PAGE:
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MonkeyNotes-Utopia by Sir Thomas More
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The Debate

As Hythloday begins his story, he tells his audience how he and his companions traveled around for some time occasionally meeting with some hostility but mostly making friends with the local people. Of these rather commonplace events, Hythloday is not willing to talk and More is not anxious to listen because any mariner's tale is replete with them. More and his companions want to hear about nations ruled by good and wholesome laws because these are very rare. Hythloday assures them he will talk about Utopia, their manners, customs, laws and ordinances.

Before starting his description of the Utopia commonwealth, Hythloday speaks knowledgeably about good and bad laws both in the Old and New World and cites many examples that he has observed. Struck by the mariner's knowledge, Giles interrupts the conversation and wonders why Hythloday is not in the service of some king. Any king would surely value the advice of such a learned and outspoken man. And, in such a service, Hythloday would be of immense help to his family. Hythloday replies that as he has distributed his patrimony among them, he owes his family nothing, and he certainly would not dream of putting himself in bondage to any king.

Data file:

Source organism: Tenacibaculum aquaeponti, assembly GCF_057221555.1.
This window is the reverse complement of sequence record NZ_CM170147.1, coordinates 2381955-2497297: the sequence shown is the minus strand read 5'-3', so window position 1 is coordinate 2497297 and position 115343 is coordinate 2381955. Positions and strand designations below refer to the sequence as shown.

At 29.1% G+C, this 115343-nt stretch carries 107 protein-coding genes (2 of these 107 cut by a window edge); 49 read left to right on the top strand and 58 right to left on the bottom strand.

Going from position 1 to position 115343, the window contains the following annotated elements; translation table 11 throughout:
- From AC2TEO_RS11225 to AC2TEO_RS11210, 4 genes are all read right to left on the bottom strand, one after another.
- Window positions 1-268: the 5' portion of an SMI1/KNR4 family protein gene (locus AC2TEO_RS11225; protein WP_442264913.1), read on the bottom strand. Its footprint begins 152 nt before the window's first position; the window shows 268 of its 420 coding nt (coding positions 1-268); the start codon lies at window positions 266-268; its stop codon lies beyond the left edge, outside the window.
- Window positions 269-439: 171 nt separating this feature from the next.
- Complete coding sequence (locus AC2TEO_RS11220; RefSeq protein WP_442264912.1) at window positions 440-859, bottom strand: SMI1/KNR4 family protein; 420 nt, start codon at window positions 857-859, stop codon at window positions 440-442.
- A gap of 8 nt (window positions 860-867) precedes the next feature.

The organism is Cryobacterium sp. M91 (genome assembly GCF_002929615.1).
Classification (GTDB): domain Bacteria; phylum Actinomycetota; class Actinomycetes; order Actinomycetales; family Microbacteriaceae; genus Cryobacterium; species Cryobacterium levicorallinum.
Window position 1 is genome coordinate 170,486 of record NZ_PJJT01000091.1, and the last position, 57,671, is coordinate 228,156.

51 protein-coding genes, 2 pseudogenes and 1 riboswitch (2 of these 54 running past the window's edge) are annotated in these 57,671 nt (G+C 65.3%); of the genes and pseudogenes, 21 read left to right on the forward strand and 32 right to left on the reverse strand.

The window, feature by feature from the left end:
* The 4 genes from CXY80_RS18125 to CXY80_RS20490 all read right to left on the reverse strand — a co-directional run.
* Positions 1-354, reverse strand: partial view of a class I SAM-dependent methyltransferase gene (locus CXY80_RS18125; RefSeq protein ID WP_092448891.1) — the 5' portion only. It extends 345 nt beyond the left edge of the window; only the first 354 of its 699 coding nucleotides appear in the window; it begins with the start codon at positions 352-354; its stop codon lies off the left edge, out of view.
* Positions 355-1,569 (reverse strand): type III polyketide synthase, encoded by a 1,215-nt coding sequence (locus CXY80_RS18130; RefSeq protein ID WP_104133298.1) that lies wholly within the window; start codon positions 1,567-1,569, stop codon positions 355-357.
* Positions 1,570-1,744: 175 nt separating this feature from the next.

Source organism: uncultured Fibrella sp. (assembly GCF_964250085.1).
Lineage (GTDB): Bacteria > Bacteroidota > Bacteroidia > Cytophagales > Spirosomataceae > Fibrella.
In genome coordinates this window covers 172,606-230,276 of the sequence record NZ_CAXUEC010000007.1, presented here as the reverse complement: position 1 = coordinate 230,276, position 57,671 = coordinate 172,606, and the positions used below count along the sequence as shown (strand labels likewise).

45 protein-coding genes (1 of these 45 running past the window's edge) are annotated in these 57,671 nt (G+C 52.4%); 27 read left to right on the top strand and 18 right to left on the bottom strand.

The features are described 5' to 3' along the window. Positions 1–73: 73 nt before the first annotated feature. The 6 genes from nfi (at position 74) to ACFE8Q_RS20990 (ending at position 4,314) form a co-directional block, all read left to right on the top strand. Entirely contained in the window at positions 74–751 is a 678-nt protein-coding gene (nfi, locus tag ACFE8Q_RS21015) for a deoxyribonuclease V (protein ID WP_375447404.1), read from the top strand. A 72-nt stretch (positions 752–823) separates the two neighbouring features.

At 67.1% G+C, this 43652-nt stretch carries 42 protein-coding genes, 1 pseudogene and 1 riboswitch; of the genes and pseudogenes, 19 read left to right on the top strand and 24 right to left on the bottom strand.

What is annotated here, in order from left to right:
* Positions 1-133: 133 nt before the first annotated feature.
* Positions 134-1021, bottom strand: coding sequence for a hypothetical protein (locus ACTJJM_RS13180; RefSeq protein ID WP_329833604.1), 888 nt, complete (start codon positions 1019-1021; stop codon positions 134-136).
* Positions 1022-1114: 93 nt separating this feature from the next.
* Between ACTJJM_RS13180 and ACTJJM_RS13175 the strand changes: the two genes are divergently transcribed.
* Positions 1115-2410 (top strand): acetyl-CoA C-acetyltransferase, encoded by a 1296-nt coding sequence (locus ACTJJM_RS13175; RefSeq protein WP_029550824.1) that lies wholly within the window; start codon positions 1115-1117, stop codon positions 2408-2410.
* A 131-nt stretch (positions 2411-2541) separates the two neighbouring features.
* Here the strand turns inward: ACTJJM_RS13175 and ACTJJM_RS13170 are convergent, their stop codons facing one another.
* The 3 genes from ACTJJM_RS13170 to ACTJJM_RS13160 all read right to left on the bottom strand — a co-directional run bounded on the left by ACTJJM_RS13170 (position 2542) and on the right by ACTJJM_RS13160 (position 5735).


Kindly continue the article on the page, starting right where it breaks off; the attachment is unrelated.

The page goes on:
Giles says that he did not mean bondage but service. Hythloday could advise the king and make himself wealthy in the bargain. Everybody would benefit from this arrangement -- the king by Hythloday's excellent advice, his people because of Hythloday's good sense and Hythloday could become very wealthy. Hythloday replies that he does not want to become wealthy and that, in a king's service, his freedom would be curtailed severely.

More joins the conversation. He says that he admires Hythloday for his contempt of worldly goods, but he feels that Hythloday is being very selfish in not using his diligence in the service of the public well being. Any ruler will benefit from his honest opinion and virtuous persuasions and it is more or less Hythloday's duty to offer his services. Once more, Hythloday rejects this reasoning. He does not want to exchange his independence for anything. Regarding advice, no king or his councilors would be willing to listen and act on the advice he has to give. All kings are greatly interested in war-like matters and feats of chivalry. They are more interested in conquering new territories than in ruling benevolently over what they have. All king's councilors are mean-spirited and selfish men who think their own advice is the best. These men would prevent any other man from bending the king's ear.

This conversation on ethics and good governance among the three men is called "the dialogue of council."

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